Dodgy internet connections are holding back Bomen's development potential, according to frustrated business owners and customers.
One of them is cattle buyer Keith Chambers, who is furious at Wagga Livestock Marketing Centre's lack of livestreams for its cattle auctions.
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Mr Chambers was told it was due to a lack of reliable NBN connectivity in Bomen, which he describes as "total bull".
He said he bid on cows all around regional Australia, and that it was ridiculous that he could not do so in the biggest inland city in NSW.
"They need to get up with the times, where you can buy online at stock sales all over the country," Mr Chambers said.
"You can get it Forbes, Dubbo, Inverell, Tamworth, Victoria, Ballarat. The other selling centres have had it since before COVID, so they can't use that excuse."
Southern Oil managing director Tim Rose said their internet had "sucked" for many years until they managed to secure a direct connection to the node.
However he said his business was one of the "lucky last" to be connected, with many other Bomen businesses still waiting in limbo due to a lack of infrastructure.
"There are other saleyards on this other older dodgy connection, so clearly there's a need for more nodes or direct lines because it was very frustrating to be on," Mr Rose said.
"No modern business operates without internet and being able to livestream, especially during COVID when people aren't travelling as much so there's a lot more videoconferencing going on."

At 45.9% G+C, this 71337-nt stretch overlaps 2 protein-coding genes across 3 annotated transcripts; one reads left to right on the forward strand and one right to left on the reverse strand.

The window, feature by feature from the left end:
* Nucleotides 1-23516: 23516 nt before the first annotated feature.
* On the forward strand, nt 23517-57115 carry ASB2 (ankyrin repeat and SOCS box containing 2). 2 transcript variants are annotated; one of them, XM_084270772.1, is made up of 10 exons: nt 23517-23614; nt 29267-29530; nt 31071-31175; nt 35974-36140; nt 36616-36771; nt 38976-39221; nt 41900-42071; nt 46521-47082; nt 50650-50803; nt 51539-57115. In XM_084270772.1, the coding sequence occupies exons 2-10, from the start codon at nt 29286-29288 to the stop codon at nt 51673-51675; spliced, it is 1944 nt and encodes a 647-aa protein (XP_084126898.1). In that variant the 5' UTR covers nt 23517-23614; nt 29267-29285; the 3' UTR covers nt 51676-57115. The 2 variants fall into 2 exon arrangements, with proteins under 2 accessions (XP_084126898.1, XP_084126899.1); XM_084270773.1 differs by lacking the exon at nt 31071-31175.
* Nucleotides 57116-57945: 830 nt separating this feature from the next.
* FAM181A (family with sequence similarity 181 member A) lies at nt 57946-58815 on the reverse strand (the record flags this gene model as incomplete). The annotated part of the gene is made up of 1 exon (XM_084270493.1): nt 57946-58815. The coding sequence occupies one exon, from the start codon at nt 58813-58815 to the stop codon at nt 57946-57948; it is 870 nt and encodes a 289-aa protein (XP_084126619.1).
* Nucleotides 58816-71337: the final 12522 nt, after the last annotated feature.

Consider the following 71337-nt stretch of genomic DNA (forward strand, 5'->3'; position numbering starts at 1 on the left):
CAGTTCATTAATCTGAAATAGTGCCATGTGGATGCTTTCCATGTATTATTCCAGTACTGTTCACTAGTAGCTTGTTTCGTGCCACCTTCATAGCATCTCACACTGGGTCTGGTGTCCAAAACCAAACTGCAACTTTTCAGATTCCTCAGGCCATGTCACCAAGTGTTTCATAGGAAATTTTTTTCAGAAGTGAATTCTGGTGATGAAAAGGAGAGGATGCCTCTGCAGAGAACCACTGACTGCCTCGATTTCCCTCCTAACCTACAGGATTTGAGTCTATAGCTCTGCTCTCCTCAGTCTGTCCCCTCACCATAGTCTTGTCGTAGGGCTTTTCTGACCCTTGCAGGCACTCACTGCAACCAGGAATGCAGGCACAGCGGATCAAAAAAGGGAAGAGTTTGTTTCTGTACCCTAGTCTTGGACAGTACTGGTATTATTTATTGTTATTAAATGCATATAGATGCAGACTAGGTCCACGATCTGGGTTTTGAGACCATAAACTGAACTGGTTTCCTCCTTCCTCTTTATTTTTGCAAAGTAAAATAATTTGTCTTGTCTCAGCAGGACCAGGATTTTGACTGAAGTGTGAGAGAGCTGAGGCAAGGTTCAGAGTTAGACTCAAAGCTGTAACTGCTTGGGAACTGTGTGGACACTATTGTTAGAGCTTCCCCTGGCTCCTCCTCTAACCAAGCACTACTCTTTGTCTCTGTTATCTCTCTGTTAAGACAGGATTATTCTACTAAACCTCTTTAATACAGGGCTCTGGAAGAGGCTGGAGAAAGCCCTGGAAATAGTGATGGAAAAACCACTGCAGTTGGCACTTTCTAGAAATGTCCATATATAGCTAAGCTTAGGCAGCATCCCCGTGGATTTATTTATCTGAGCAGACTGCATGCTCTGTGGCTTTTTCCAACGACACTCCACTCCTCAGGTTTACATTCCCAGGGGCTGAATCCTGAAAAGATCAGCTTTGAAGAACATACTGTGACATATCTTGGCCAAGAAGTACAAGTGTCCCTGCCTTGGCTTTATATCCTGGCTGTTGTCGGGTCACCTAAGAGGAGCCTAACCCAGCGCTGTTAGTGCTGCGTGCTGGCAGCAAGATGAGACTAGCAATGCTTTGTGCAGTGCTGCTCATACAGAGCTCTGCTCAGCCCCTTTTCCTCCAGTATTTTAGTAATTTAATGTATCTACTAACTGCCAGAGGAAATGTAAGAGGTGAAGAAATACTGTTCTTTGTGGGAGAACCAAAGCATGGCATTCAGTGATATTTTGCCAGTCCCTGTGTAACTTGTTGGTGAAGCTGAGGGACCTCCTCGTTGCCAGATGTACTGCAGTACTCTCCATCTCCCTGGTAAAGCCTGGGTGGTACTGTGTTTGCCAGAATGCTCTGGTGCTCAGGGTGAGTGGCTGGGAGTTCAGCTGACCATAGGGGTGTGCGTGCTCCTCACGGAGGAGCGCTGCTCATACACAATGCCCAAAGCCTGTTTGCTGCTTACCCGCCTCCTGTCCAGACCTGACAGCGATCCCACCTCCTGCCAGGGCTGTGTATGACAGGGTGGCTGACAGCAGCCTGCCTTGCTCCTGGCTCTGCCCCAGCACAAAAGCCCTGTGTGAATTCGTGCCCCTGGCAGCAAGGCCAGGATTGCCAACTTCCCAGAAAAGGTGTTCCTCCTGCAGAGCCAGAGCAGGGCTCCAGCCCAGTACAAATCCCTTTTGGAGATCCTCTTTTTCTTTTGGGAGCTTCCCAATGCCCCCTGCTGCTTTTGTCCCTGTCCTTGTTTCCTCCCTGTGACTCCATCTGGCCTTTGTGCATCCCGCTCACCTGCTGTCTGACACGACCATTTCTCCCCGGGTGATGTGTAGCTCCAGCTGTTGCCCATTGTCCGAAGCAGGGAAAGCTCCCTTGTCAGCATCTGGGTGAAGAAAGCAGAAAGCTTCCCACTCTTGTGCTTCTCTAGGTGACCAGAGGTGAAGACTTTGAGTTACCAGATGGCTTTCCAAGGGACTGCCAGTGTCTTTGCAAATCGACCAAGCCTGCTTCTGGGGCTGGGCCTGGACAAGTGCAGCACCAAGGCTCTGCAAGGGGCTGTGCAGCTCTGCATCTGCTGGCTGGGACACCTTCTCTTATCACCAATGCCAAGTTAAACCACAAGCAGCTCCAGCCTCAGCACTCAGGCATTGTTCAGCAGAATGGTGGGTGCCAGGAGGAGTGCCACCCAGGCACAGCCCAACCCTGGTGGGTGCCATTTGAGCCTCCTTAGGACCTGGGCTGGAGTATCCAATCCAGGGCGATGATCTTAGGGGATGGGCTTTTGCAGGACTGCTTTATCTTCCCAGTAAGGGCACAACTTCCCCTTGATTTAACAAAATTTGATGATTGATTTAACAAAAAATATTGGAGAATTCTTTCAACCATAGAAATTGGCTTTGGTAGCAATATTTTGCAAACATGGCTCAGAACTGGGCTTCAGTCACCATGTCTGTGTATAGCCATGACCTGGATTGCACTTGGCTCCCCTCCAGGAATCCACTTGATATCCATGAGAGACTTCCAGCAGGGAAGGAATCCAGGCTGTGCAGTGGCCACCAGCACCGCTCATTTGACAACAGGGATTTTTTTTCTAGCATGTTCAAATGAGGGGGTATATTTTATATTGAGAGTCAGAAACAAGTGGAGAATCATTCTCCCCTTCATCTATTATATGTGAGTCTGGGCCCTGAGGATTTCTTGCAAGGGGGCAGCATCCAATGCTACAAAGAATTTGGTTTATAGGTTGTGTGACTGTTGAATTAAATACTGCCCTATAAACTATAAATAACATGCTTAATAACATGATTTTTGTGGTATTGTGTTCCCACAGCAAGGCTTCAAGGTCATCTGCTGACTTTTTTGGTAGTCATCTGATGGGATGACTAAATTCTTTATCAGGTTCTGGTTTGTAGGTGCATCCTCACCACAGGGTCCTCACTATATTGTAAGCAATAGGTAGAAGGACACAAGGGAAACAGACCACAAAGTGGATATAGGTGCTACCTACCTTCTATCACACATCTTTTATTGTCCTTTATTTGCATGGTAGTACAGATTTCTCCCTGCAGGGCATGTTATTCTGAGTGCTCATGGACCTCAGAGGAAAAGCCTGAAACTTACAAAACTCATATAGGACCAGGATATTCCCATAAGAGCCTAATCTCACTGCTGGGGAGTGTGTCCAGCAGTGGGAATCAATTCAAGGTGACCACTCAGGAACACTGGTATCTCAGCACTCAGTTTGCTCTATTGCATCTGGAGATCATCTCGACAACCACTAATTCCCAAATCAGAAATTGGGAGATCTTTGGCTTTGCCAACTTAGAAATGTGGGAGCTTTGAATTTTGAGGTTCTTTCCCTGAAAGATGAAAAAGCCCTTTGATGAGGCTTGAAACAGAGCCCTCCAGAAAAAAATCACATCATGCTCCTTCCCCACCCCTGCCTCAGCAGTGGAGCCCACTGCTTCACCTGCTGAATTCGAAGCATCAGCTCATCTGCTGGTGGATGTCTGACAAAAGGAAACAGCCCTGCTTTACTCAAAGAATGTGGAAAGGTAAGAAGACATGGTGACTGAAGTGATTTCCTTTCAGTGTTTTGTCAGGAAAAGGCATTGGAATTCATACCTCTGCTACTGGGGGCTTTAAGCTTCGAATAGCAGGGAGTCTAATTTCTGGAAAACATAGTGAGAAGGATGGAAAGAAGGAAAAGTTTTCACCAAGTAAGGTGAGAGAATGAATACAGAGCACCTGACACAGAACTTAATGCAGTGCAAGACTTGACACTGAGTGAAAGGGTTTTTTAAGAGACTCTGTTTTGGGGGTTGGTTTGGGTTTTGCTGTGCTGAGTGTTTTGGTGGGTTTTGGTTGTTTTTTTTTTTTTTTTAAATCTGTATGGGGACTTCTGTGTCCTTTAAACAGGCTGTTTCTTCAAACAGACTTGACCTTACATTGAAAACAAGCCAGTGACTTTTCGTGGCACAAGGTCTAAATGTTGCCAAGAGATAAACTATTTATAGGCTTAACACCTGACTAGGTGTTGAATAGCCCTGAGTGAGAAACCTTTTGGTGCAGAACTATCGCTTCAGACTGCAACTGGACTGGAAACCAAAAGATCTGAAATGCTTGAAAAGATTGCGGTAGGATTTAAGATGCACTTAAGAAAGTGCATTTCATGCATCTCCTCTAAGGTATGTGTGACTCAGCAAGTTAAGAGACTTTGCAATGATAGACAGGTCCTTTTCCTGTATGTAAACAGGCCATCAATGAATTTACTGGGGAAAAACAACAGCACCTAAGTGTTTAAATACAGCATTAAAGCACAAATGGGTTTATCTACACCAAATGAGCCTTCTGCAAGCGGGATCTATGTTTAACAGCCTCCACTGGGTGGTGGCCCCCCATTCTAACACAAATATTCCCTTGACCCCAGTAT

Communications minister Paul Fletcher visited Wagga late last year, promising "premium-grade" internet to areas such as Bomen through "business fibre zones".
He said it would be progressively rolled out over the next decade, with Wagga due to become "a leading digital economy by 2030".
Mr Rose said the NBN expansion needed to be done sooner rather than later if Bomen was to accommodate new businesses into its special activation precinct.
"Clearly it needs to be something sorted and sorted quickly before you bring a whole new suite of businesses into the area," he said.
Riverina Livestock Agent James Tierney said the internet was currently "pretty ordinary" out in Bomen, and that more livestreamed auctions would be a boon for the industry.
He said it could translate to more buyers and better sales, especially as other industries are turning to livestreaming services in lockdown.
"It's where technology's taking us, particularly since COVID," Mr Tierney said.
"It'd certainly be an asset if we did have it. Any increase in sales would be good."
The livestock market centre is run by Wagga City Council, which says it is considering the possibility of online cattle sales and auctions in the future.
"Online sales are not currently part of the Livestock Marketing Centre's core business but the concept has been raised with management and its working group which continues to look at future opportunities in consultation with industry representatives," a council spokesman said.